“A 1980’s fever dream” that’s how creators Jason Lenox, Dennis Fallon, and Jason Palmatier describes their work Lords of the Cosmos. And boy howdy, is that accurate. Lords of the Cosmos is a blend of fantasy, science fiction, pulp stories, Mattel toys, Saturday morning cartoons, horror, and action. But, by some miracle this hodge podge of childhood memories works.
To be honest I tried to pass this off to another reviewer and by circumstance got stuck with it. I am honestly glad I did. Once I accepted the oddity of the story I loved it. There are really strong influences of He-Man in the beginning which had turned me off. Yet with the undercurrents of The Dark Crystal and Heavy Metal comics Lords… does some interesting things. At first I wasn’t sure if the intended audience was for kids or adults. Once I gave up trying to figure it out and went along with the ride, I really enjoyed everything (I’m still not sure btw.)
Lords of the Cosmos issue #1 is told through small vignettes that take place on the planet Aiden. Aiden is a home to magic and technology that is both alien and familiar. The vignettes are diverse but feel connected.
This approach works wonders for the story. It has a very Heavy Metal, EC Comics kind of vibe. One minute it’s an almost Lovecraftian tale of ocean creatures, the next it’s cat and mouse game with bounty hunters and assassins. There are recurring characters and an overarching mythology, but we are exposed to it all gradually. Admittedly the first story is very exposition heavy, but given the strangeness of the story, it’s understandable if not totally forgivable.
The art work is simply great. It is pure space pulp fantasy and it looks gorgeous. The various genre elements are really each given panels or even whole pages to shine through. The only time the art falters is sadly in the covers. They simply do not convey the depth and skill contained in the first issue.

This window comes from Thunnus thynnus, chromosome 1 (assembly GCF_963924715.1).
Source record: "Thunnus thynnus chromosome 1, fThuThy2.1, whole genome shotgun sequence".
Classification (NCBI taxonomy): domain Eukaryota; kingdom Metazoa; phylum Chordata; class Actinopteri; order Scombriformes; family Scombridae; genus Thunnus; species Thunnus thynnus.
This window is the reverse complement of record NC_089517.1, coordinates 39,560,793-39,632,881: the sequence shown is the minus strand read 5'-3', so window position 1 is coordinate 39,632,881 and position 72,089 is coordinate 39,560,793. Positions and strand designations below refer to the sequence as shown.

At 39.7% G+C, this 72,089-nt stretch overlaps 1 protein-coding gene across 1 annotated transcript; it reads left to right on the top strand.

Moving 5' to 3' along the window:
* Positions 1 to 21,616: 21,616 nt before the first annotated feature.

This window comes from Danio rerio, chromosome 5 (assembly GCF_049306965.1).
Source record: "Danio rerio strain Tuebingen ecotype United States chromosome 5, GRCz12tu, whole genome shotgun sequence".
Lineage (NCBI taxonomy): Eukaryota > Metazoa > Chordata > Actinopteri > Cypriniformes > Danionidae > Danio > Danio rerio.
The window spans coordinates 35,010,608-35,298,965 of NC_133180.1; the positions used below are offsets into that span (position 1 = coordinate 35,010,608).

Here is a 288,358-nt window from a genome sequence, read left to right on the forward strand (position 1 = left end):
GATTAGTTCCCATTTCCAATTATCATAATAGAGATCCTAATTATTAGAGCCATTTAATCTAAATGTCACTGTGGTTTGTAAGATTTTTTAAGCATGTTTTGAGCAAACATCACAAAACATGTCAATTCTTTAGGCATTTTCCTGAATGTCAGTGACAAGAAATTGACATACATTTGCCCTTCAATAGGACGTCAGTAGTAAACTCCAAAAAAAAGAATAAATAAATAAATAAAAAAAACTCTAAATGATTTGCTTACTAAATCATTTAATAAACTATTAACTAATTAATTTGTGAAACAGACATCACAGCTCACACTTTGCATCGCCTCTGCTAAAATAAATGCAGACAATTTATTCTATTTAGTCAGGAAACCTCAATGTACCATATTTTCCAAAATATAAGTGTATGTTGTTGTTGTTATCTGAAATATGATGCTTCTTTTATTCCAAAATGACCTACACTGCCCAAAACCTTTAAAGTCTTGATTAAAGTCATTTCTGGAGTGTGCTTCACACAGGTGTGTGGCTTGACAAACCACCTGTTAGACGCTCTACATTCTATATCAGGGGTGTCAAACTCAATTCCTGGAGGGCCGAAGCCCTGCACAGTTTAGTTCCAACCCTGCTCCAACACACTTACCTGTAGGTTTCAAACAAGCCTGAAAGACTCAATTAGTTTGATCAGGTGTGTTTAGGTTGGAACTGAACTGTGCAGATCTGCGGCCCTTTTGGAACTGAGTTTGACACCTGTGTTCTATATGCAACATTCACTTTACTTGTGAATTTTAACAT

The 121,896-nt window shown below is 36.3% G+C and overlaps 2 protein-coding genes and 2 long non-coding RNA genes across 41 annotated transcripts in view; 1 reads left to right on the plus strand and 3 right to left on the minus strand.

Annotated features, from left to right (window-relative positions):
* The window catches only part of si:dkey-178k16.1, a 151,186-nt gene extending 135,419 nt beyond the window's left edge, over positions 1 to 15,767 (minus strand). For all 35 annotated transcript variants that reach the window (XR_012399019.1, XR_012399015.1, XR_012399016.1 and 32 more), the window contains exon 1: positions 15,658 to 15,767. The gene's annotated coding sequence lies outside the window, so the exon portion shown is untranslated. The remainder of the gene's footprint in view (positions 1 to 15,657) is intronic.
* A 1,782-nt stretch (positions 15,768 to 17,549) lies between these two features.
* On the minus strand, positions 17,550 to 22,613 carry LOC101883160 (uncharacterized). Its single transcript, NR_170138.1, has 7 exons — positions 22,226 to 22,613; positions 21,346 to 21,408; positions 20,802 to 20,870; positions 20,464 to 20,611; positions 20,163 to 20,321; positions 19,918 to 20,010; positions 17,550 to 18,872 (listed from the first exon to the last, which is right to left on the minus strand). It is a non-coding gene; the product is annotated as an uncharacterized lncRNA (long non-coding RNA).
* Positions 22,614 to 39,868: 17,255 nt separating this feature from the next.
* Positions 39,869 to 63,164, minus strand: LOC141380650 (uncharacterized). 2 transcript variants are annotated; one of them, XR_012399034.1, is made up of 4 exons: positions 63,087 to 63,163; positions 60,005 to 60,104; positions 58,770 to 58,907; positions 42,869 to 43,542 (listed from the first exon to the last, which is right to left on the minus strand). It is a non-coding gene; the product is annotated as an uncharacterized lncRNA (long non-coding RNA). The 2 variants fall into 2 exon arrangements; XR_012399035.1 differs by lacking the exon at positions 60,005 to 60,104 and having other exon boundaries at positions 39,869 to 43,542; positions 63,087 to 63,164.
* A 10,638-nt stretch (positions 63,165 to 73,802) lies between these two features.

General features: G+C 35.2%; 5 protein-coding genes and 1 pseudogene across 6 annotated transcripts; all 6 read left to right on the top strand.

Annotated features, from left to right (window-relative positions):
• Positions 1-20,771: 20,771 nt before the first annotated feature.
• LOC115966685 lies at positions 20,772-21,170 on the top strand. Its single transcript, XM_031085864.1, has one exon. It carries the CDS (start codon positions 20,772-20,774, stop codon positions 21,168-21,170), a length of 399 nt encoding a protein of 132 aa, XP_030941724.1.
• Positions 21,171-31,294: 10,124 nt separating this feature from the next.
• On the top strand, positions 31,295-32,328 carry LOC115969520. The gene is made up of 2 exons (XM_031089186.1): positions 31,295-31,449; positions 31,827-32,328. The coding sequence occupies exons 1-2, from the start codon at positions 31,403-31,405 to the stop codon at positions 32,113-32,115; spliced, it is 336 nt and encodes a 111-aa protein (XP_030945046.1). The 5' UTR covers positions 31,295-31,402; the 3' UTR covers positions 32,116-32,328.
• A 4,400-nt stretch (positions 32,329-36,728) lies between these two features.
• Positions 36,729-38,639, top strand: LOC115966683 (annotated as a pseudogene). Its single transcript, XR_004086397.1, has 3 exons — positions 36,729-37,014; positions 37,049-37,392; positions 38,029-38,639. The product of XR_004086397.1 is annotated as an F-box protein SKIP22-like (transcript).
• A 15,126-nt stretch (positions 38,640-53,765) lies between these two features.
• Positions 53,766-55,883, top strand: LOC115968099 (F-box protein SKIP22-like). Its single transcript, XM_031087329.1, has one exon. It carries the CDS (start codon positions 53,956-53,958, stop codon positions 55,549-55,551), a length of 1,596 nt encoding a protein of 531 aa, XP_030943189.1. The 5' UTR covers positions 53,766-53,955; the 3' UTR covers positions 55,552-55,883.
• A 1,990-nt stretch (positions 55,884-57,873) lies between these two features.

Character designs are frankly cool as hell. There is an innate silliness given the He-Man influence, but there are some genuinely interesting concepts. There is some great subverting of classic tropes. My favorite being the last unicorn. Instead of a symbol of beauty, innocence, and wholesome magic – the last unicorn is biomechanical monstrosity that betrayed his people for power.
The writing is kind of odd. One moment it is simplistic and seemingly kid oriented, then the next it is complex and slightly layered. The stories themselves follow a similar pattern flowing from Saturday morning cartoons to relatively violent overtones in span of a page.
Recommend reading if you like The Dark Tower, He-Man, Weird Fiction, 80’s cartoons, Liquid Television, The Dark Crystal, and Heavy Metal
You can buy it here…
Physical Copies- ETSY